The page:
Oil prices have continued to move up in 2018 (see chart), as a looming November 4th deadline is slowing Iranian oil exports. Starting November 4th, the U.S. has said it will impose sanctions on countries or companies that buy oil from Iran. This has already caused a large drop in oil purchases from Iran.
With spare capacity for production very low globally, cutting out Iran’s production is putting meaningful pressure on oil prices. Coupled with the deteriorating situation in Venezuela, a key oil producer, oil supply could shrink significantly further, which could lead to even higher prices. While market predictions are currently calling for oil to stay around $70 a barrel in 2019, energy experts believe oil prices could shoot to $100 or above in 2019 if supply drops more than expected.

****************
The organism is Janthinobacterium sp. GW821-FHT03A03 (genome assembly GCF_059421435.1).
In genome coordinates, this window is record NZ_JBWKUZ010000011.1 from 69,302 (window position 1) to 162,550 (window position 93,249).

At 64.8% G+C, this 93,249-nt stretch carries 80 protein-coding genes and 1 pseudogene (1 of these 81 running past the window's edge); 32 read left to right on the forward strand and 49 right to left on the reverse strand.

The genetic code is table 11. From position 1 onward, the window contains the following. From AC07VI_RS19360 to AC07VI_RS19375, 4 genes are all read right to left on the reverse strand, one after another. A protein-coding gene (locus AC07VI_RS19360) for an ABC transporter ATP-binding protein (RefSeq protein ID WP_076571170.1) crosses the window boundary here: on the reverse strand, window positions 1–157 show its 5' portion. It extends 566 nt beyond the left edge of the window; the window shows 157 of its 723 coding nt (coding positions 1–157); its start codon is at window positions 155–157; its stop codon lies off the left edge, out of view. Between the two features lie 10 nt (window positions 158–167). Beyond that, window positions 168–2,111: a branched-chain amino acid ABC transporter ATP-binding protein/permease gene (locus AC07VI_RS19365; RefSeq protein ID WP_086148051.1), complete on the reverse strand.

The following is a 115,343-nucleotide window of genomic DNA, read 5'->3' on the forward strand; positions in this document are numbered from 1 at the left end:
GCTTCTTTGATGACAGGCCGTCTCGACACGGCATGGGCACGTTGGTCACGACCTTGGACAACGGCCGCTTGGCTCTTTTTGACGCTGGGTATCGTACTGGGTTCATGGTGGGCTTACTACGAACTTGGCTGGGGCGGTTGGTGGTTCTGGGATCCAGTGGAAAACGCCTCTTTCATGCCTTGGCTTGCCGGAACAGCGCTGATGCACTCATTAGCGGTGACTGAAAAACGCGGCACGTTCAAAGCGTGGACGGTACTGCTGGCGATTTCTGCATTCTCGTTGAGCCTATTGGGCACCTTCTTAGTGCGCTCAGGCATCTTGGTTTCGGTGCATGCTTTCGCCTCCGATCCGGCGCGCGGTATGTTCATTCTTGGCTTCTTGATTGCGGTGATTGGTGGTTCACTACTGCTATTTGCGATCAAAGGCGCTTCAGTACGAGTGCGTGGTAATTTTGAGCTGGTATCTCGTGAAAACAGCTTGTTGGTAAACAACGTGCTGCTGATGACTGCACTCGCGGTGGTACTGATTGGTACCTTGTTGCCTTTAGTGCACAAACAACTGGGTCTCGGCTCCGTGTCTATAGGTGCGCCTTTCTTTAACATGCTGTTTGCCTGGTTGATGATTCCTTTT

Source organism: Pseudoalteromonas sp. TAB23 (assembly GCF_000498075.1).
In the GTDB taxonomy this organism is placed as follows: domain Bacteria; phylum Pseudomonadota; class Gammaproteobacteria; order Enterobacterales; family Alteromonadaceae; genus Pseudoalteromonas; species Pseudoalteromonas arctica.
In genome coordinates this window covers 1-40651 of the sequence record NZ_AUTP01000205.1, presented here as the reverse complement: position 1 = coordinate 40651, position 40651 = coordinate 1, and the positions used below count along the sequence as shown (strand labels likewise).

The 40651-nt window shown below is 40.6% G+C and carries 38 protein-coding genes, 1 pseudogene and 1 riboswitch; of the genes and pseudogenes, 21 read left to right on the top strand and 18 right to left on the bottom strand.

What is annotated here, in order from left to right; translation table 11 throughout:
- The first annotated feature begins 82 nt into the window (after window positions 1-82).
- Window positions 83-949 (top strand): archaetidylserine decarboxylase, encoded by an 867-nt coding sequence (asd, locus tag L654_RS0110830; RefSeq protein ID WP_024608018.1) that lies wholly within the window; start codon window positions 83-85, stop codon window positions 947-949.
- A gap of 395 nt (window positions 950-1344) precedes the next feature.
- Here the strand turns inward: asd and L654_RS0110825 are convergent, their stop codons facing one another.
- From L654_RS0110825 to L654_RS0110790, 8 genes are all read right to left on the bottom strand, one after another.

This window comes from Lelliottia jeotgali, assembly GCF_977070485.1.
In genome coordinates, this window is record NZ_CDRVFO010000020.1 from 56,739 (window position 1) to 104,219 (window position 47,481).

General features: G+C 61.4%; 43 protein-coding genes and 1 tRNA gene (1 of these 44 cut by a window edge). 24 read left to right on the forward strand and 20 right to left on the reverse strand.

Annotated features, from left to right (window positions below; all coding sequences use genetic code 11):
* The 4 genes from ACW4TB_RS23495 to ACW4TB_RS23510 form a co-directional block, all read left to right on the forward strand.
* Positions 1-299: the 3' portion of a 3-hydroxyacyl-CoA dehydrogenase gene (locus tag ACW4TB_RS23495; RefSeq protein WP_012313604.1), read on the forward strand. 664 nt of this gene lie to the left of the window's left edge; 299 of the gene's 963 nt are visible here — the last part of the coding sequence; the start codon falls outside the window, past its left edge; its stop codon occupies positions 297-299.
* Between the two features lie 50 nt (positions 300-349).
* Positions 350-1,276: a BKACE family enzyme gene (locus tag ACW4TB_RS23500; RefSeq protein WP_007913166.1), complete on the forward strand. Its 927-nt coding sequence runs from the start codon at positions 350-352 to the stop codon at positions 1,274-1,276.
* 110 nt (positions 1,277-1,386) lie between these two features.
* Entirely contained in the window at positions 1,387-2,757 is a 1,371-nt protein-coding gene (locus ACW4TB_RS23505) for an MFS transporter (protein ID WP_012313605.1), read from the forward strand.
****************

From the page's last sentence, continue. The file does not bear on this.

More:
While Saudi Arabia and some other members of the oil cartel OPEC could potentially increase their production to make up for the production drop, they have indicated a reluctance to do so.
Higher oil prices have already pushed gas prices to their highest levels since 2014 and could contribute to higher inflation worldwide. In turn, meaningfully higher inflation would also make the case for continued interest rate increases.